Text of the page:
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Sunday Night Television: Mad Men and Veep

Episode Far Away Places and HBO's new comedy

Don looks desperately for his wife, as he realizes the downward spiral of his relationship in Mad Men's Far Away Places.Don looks desperately for his wife, as he realizes the downward spiral of his relationship in Mad Men's Far Away Places.

Mad Men's Far Away Places

What a masterful episode. 

This is sort of "a day in the life," tracing the notable events of the day for the show's real stars: Peggy, Roger, and Don. And this was a very full day for these three.

Peggy has a fight with her boyfriend over working too hard in the office, and then has a disastrous meeting with the Heinz company and is fired from the account. So neither private nor professional life is making Ms. Peggy happy. So what does she do? She heads to the movies (I loved it when Cooper highly approved of this outing, as he saluted her on her way out) where she shares a joint with a stranger and gives him a hand job. Then it's nap time on her office couch. She's starting to resemble early Don Draper more and more….

Roger drops acid at a party with his wife's "intellectual" friends. While high, they confess to each other that their relationship is over. But, also, Mad Men gives us insight into Roger's hallucinations, all of which were amusing and nicely restrained (this is not Fear and Loathing in Las Vegas). John Slattery did a great job of expressing his sad but alleviated acceptance that this marriage is over. 

Don takes Ms. Draper on a road trip to Howard Johnson where he hopes to introduce her into a calmer, more family-style way of life. Instead, she is rightfully angered by his selfish control over her - pulling her from the meeting with Heinz (for the trip's sake) and then choosing her dessert for her (how dare he feed her ice cream!) He drives off and, when he returns to find her, discovers she has disappeared. He returns home to find her there, with door locked. After breaking it down, he chases her around and they end up on the floor - her crying and him trying to have some perspective ("It was just a fight"). This girl is too immature for him, it's clear. Too inexperienced, too demanding, too capricious. But what does he really want from her? To control her like his own daughter, to have her fit a perfect image of a domesticated yet "free and young" wife?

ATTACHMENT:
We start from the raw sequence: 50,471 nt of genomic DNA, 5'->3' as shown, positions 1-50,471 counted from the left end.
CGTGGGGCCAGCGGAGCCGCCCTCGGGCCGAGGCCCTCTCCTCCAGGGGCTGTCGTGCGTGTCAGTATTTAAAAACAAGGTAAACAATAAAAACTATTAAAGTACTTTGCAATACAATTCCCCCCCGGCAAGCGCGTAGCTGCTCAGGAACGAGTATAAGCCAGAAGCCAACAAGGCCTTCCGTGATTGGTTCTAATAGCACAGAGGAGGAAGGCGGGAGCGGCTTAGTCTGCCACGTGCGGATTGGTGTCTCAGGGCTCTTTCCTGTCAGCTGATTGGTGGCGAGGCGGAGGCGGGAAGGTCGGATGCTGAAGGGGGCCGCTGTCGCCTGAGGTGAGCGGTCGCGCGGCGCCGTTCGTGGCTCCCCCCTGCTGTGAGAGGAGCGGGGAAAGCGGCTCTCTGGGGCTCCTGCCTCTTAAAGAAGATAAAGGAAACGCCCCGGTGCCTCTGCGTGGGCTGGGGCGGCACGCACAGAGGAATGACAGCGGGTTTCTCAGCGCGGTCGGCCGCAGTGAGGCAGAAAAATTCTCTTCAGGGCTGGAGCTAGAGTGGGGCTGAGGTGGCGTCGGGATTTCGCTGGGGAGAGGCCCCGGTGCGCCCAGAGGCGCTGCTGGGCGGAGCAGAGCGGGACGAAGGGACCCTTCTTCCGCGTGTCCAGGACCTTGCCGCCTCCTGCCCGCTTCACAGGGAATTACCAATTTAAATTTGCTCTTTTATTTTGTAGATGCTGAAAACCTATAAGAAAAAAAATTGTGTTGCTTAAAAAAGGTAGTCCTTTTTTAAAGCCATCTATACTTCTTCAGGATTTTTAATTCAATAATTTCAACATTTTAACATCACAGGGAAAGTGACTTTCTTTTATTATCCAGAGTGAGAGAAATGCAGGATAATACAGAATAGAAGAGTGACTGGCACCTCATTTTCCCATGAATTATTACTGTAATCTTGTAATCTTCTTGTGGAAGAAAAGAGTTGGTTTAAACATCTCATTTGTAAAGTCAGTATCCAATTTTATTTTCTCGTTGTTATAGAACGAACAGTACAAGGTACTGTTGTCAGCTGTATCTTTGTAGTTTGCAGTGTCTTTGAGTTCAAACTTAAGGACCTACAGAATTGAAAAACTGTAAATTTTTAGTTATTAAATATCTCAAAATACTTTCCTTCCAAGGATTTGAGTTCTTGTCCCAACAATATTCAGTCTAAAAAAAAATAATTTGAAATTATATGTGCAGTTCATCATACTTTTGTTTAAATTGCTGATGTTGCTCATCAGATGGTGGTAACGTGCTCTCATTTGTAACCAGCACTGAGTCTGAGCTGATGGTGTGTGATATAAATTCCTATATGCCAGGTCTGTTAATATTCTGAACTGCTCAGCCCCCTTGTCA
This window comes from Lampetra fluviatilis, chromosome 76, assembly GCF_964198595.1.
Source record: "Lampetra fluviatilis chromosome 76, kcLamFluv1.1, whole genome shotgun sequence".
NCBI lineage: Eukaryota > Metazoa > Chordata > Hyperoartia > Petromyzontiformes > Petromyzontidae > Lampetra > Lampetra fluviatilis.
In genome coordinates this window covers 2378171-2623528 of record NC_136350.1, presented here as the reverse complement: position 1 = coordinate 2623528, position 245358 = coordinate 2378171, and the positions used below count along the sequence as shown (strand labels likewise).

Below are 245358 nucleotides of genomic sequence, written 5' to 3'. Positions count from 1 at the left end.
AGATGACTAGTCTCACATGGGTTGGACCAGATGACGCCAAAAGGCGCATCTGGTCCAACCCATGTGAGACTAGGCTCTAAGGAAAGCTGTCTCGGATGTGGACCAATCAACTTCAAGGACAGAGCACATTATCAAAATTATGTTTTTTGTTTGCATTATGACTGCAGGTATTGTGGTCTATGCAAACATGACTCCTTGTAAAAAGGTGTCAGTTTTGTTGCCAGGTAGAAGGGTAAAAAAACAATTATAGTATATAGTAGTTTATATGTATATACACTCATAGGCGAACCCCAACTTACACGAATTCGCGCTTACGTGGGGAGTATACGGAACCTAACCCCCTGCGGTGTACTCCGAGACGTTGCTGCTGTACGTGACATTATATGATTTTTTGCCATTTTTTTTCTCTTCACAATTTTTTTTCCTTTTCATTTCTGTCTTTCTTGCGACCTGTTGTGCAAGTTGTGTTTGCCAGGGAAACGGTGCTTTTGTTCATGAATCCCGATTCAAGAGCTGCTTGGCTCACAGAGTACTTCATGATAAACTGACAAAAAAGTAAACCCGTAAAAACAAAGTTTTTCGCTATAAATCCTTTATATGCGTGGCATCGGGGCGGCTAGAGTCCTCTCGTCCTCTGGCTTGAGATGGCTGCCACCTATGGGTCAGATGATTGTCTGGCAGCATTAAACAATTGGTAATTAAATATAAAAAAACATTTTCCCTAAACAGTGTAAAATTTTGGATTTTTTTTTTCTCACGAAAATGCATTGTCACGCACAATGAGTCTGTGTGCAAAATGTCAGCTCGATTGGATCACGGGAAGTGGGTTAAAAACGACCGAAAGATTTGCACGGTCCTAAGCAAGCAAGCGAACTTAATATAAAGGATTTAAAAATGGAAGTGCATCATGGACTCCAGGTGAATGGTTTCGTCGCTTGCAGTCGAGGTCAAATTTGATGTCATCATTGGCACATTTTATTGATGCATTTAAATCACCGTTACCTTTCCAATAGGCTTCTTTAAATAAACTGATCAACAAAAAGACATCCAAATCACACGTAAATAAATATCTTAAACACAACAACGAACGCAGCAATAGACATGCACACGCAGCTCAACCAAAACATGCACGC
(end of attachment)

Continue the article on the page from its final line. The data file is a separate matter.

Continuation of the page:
In the end, though, she sees how much he actually cares for her; and Roger and his wife come to some sort of understanding that they'll have to divorce; and Peggy calls up her man and he agrees to go see her at her apartment, because she "needs him." So things turn out okay, for now. But while personal problems are being dealt with, the office is left neglected. The voice of wisdom of Cooper comes down on Don the day after - he needs to be in the office, taking care of accounts. It dawns on him he's been failing at his job (as it has dawned on Roger, as it is dawning on Peggy). But it's only uphill from here, right? Roger comes in to offer, "It's going to be a beautiful day," to a soundtrack strangely resembling The Godfather's dramatic theme. But knowing Mad Men, it's only beautiful for so long.

Julia Louis-Dreyfus and Tony Hale are the hilarious stars in HBO's new comedy Veep.Julia Louis-Dreyfus and Tony Hale are the hilarious stars in HBO's new comedy Veep.


Veep is HBO's latest comedy sitcom, this time from the pen of Scottish political satirist Armando Iannucci (creator of Britain's In the Thick of It). Julia Louis-Dreyfus is excellent as the Vice President Selina. She gives herself completely over to the absurd, comically successful situations. I especially liked her "dome" plead as they walk out of a disastrous event.

Tony Hale, previously of Arrested Development, as the assistant Gary is my favorite. Everything he does and says is hilarious. Really. Even the way he delivered such lines as when her PR guy Mike (Matt Walsh) proposes that Tom Hanks "may die," he answers, "What a dark thought. Why would you say that," but in such an amusing way. His little bits of information to the veep as she greets politicians were also a treat, as was his mission to retrieve a condolence card the VP's aide signed in her stead. He pulls the role off perfectly.

These are funny people, stomping around in a limited office space (or driving around in the back of a limo). It feels a bit like a darker, more cutting version of Parks and Recreation. All actors are strong, with Reid Scott as the arrogant but talented new staff member Dan and My Girl's Anna Chlumsky as Selina's Chief of Staff Amy. It's a show worth watching again, and I'll certainly be there next week.


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